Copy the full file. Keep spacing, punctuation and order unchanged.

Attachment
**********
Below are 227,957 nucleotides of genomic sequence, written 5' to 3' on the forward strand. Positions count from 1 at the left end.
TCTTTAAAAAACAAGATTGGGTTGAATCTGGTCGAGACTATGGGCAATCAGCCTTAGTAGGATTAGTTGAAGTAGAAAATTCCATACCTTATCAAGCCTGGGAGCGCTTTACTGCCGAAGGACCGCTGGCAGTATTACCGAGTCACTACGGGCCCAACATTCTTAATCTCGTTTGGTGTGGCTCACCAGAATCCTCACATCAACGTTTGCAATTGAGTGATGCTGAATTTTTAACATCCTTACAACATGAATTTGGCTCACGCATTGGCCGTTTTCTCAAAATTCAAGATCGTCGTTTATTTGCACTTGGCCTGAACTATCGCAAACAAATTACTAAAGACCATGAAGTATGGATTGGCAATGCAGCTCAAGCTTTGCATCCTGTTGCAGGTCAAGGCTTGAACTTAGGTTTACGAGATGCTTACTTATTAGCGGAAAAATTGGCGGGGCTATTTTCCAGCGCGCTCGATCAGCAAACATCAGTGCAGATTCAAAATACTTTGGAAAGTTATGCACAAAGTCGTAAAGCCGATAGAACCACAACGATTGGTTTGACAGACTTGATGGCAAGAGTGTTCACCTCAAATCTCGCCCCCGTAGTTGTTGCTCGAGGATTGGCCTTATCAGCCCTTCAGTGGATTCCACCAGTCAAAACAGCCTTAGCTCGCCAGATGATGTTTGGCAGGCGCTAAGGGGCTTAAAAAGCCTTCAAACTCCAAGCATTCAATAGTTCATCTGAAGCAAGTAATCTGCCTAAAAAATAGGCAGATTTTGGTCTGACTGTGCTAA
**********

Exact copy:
Below are 227,957 nucleotides of genomic sequence, written 5' to 3' on the forward strand. Positions count from 1 at the left end.
TCTTTAAAAAACAAGATTGGGTTGAATCTGGTCGAGACTATGGGCAATCAGCCTTAGTAGGATTAGTTGAAGTAGAAAATTCCATACCTTATCAAGCCTGGGAGCGCTTTACTGCCGAAGGACCGCTGGCAGTATTACCGAGTCACTACGGGCCCAACATTCTTAATCTCGTTTGGTGTGGCTCACCAGAATCCTCACATCAACGTTTGCAATTGAGTGATGCTGAATTTTTAACATCCTTACAACATGAATTTGGCTCACGCATTGGCCGTTTTCTCAAAATTCAAGATCGTCGTTTATTTGCACTTGGCCTGAACTATCGCAAACAAATTACTAAAGACCATGAAGTATGGATTGGCAATGCAGCTCAAGCTTTGCATCCTGTTGCAGGTCAAGGCTTGAACTTAGGTTTACGAGATGCTTACTTATTAGCGGAAAAATTGGCGGGGCTATTTTCCAGCGCGCTCGATCAGCAAACATCAGTGCAGATTCAAAATACTTTGGAAAGTTATGCACAAAGTCGTAAAGCCGATAGAACCACAACGATTGGTTTGACAGACTTGATGGCAAGAGTGTTCACCTCAAATCTCGCCCCCGTAGTTGTTGCTCGAGGATTGGCCTTATCAGCCCTTCAGTGGATTCCACCAGTCAAAACAGCCTTAGCTCGCCAGATGATGTTTGGCAGGCGCTAAGGGGCTTAAAAAGCCTTCAAACTCCAAGCATTCAATAGTTCATCTGAAGCAAGTAATCTGCCTAAAAAATAGGCAGATTTTGGTCTGACTGTGCTAA